Trump's aim to forge ahead with auto tariffs could lead to higher car prices, international retaliation

July 19, 2018

President Donald Trump's threat to levy a 20-25 percent tariff on cars imported to the U.S. if a trade deal with the European Union isn't reached next week could result in a dramatic increase in new-car pricing and may lead to international retaliation.

EU officials, including European Commission President Jean-Claude Juncker, and the president are set to meet next week to discuss trade across the Atlantic Ocean. President Trump has threatened taxing cars and parts imported into the U.S. under the guise of national security, a provision of a rarely used 1962 Trade Expansion Act, if the EU doesn't make concessions.

Commerce Department hearings Thursday specifically address the president's threats. Opposition within the federal government led to an 88-11 Senate vote last week granting Congress a say in whether the tariffs constitute a national security threat.

Currently, the EU imposes a 10-percent tariff on vehicles imported from the U.S., a four-fold increase over the 2.5-percent tax on European goods coming into the U.S. A handful of exceptions, most notably the 25 percent "Chicken Tax" dating back to President Lyndon B. Johnson's 1964 trade war with Europe, also apply to certain commercial vehicles and vans.

Scott Robinson Honda dealership, Torrance, California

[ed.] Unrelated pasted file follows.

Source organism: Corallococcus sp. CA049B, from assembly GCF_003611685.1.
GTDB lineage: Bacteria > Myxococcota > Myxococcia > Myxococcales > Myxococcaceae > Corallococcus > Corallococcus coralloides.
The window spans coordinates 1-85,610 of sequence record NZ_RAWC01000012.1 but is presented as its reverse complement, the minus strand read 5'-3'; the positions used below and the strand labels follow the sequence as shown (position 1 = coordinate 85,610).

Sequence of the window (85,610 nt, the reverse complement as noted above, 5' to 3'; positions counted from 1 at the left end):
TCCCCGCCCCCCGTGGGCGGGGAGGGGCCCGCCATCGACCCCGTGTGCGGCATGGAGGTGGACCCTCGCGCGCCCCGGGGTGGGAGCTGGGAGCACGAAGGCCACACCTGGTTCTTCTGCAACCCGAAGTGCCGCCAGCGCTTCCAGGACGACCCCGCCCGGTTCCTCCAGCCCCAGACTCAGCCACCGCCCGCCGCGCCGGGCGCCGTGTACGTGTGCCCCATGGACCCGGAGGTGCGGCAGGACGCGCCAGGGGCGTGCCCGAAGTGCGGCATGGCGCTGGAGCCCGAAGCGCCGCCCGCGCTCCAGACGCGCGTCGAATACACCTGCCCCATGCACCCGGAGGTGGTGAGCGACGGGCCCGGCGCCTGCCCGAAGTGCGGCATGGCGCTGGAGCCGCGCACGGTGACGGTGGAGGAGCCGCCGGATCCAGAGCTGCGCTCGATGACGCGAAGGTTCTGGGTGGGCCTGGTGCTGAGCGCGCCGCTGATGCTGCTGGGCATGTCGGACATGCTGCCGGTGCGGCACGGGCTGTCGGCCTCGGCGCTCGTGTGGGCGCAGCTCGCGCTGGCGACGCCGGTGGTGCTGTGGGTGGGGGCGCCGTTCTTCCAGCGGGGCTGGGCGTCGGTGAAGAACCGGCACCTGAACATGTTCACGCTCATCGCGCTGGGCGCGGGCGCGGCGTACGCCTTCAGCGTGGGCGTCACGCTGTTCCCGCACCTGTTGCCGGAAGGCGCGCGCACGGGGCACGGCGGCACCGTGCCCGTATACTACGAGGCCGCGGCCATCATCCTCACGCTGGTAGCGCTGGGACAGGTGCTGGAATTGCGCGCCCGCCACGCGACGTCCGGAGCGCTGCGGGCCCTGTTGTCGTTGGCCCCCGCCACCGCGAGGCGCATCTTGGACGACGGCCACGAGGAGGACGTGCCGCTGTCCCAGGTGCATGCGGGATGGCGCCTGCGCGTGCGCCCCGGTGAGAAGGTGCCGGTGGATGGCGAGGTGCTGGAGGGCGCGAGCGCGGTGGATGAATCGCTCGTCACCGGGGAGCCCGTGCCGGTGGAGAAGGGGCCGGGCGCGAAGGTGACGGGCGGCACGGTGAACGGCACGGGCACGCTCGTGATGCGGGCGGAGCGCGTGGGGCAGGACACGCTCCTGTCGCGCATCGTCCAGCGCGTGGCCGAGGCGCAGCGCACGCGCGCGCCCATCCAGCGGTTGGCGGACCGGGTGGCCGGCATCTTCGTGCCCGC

Scott Robinson Honda dealership, Torrance, California

Car prices could climb

Citing a study by the Peterson Institute for International Economics, CNBC reported Thursday that if automakers pass the tariffs on to consumers, new car prices could rise by thousands of dollars across the board. The private, Washington, D.C.-based think tank took into account the potential of a 25-percent tariff on the imported content of new vehicles.

The Peterson Institute said that the Chevrolet Cruze compact car's base price would swell by $2,140, while the Nissan Rogue's base price could climb by $4,393 if automakers pass the tariffs on to consumers. The Ohio-built Cruze averages 55-percent foreign content, while the Tennessee-built Rogue comes in at a hefty 80-percent.

Cars with no American parts, such as the Mercedes-Benz GLC-Class crossover SUV that's built in Germany, could be subject to nearly $9,000 in tariffs.

Opposition to the tariffs is widespread in the U.S. The Wall Street Journal reported Thursday that 149 House members urged President Trump against moving forward. Automakers, parts suppliers, and dealers penned a letter to the president expressing their concern.

2018 Volvo XC60

2018 Volvo XC60

European retaliation

Bloomberg reported Thursday that the EU may retaliate by levying tariffs on more consumer goods exported from the U.S.

“If the U.S. would impose these car tariffs that would be very unfortunate but we are preparing together with our member states a list of re-balancing measures as well,” EU trade chief Cecilia Malmstrom said.

Separately, Volvo's CEO said that the automaker has shifted production of U.S.-bound XC60 crossover SUVs from China to Sweden.

“We will of course reshuffle here and take XC60s for the U.S...from our factory in Europe, and let China produce for other markets,” Volvo CEO Håkan Samuelsson told Reuters.

The Trump administration levied a 25-percent tariff on certain Chinese-made goods including automobiles earlier this month, which matches what China has imposed on foreign-made cars for many years.

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